Detroit's drinking and dining scene shows how to build critical mass


Nothing helps build a dining scene like chefs and brewers who share information and work together to open new restaurants. - PHOTO OF ROCHESTER TAP ROOM BY MARTY WATSON, SPECIAL TO METRO TIMES
  • Photo of Rochester Tap Room by Marty Watson, special to Metro Times
  • Nothing helps build a dining scene like chefs and brewers who share information and work together to open new restaurants.

Last year, I wrote an essay about the tendency of old-fashioned Detroit businesspeople to view competition as a threat. You might see it as the protective posture of a class of businesspeople who’ve fought hard for their share of a dwindling market over the years, and don’t want other people to “steal” what they’ve come to see as “their customers.”

We wrote:

We in Detroit presume that, in order for a business to succeed, competition is bad. From the lowly brick-and-mortar greasy spoon operator complaining about the food truck outside his door to the billionaire developer who wants to vertically integrate the parking, restaurants, and residential components of his campus-style development, we seem to have lost sight of the way thousands of individual decisions and enterprises create an actual city. The more small businesses are on a main drag, the more different sorts of people walk down that street. And more different kinds of folks on the street attract newer businesses. At a certain point, it reaches a critical mass. … Instead of fighting a decades-long battle against neighboring businesses or new ideas that seem threatening, our business leaders should embrace the new small businesses in their midst. Instead of trying to be the king of the hill, the last remaining business, the sole landowner in a given area, our titans of enterprise should loosen their schemes to create monopolies and let others stake their claims right in their back yard.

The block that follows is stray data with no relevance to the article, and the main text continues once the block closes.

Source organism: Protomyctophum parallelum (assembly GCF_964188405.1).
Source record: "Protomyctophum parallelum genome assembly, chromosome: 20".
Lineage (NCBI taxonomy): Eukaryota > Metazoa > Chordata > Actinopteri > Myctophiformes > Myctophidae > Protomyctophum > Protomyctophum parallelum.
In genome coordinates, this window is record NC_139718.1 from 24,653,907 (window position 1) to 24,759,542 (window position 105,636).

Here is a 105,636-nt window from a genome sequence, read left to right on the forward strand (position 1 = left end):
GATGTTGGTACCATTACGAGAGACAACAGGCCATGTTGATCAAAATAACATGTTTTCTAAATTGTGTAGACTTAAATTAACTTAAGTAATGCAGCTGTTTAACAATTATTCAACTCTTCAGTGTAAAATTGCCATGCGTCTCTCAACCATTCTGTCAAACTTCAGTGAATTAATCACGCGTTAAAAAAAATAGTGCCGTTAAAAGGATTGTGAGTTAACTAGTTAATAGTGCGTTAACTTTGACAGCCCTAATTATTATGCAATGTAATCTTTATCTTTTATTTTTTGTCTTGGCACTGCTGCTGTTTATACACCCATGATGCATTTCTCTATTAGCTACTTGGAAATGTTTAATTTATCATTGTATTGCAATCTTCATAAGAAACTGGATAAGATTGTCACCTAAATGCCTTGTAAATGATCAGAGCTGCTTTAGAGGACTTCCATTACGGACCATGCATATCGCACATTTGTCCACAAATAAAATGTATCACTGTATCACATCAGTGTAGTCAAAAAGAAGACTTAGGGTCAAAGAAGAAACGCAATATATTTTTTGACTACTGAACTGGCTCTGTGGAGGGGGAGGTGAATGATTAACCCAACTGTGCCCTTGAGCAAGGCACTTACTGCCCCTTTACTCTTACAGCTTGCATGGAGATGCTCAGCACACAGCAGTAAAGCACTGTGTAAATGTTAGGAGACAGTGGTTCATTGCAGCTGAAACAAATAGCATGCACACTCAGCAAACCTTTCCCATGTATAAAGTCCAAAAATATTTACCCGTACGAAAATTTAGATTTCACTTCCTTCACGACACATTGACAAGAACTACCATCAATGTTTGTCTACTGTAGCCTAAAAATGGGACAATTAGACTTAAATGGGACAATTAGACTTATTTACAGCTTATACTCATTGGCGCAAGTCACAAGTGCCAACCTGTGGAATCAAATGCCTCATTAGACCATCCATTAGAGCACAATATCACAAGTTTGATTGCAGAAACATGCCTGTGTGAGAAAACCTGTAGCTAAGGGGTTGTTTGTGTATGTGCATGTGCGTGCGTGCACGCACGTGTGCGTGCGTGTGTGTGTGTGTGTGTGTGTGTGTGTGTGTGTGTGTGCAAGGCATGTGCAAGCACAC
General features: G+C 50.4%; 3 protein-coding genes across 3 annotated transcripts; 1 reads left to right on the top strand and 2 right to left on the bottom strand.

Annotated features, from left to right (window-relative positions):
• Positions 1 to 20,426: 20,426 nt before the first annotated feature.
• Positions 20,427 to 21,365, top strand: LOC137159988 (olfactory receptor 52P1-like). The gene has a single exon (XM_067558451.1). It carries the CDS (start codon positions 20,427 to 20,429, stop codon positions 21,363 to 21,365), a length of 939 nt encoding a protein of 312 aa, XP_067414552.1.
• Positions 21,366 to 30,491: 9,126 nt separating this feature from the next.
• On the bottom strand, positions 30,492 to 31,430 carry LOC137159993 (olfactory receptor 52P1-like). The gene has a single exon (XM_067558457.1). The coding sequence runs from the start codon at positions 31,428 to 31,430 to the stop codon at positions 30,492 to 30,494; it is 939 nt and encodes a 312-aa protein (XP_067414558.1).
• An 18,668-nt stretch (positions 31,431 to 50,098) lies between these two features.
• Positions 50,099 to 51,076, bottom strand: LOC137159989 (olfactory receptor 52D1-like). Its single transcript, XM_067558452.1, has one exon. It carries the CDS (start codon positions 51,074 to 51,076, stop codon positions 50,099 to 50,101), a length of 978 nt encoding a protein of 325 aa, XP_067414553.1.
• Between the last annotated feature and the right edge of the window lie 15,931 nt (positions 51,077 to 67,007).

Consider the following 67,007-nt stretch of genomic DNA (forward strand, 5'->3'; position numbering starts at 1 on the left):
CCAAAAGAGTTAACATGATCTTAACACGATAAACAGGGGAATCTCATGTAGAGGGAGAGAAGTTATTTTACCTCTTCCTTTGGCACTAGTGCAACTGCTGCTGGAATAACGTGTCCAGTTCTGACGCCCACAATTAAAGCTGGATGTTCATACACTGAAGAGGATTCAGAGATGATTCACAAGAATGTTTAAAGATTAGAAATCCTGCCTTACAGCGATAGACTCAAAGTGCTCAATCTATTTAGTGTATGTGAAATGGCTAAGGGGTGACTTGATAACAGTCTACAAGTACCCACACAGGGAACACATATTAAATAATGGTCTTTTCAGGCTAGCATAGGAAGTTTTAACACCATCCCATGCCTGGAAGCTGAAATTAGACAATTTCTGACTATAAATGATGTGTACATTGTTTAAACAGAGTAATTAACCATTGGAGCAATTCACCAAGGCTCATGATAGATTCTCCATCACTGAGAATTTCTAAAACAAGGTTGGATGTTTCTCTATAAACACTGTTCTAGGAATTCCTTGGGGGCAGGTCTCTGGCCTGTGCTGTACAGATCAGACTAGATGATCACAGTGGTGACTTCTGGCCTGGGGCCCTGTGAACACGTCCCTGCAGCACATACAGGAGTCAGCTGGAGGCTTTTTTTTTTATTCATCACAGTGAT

The people up at the top of Detroit’s business community may or may not be embracing this idea of “co-opetition,” the theory that by working to foster more individual businesses along Detroit's main streets, we make the city's rebirth more rapid and complete. But after a few weeks of interviewing folks for our People Issue, we can say that it’s definitely percolating up from the bottom. And it’s strongest in our food and drink scene.

Motor City Brewing Company’s John Linardos comes from the brewing scene, which has, in many ways, set the example for how businesses can work together and treat one another with fellowship and mutual aid. Linardos, for example, was a founding member of the Michigan Brewers Guild, sitting on the board of directors for the first three years. Instead of locking horns over distribution, those in brewing have created a network in which they help each other. It has resulted in refrigerator cases filled with the work of local and national craft brewers, a selection dwarfing the big brewers.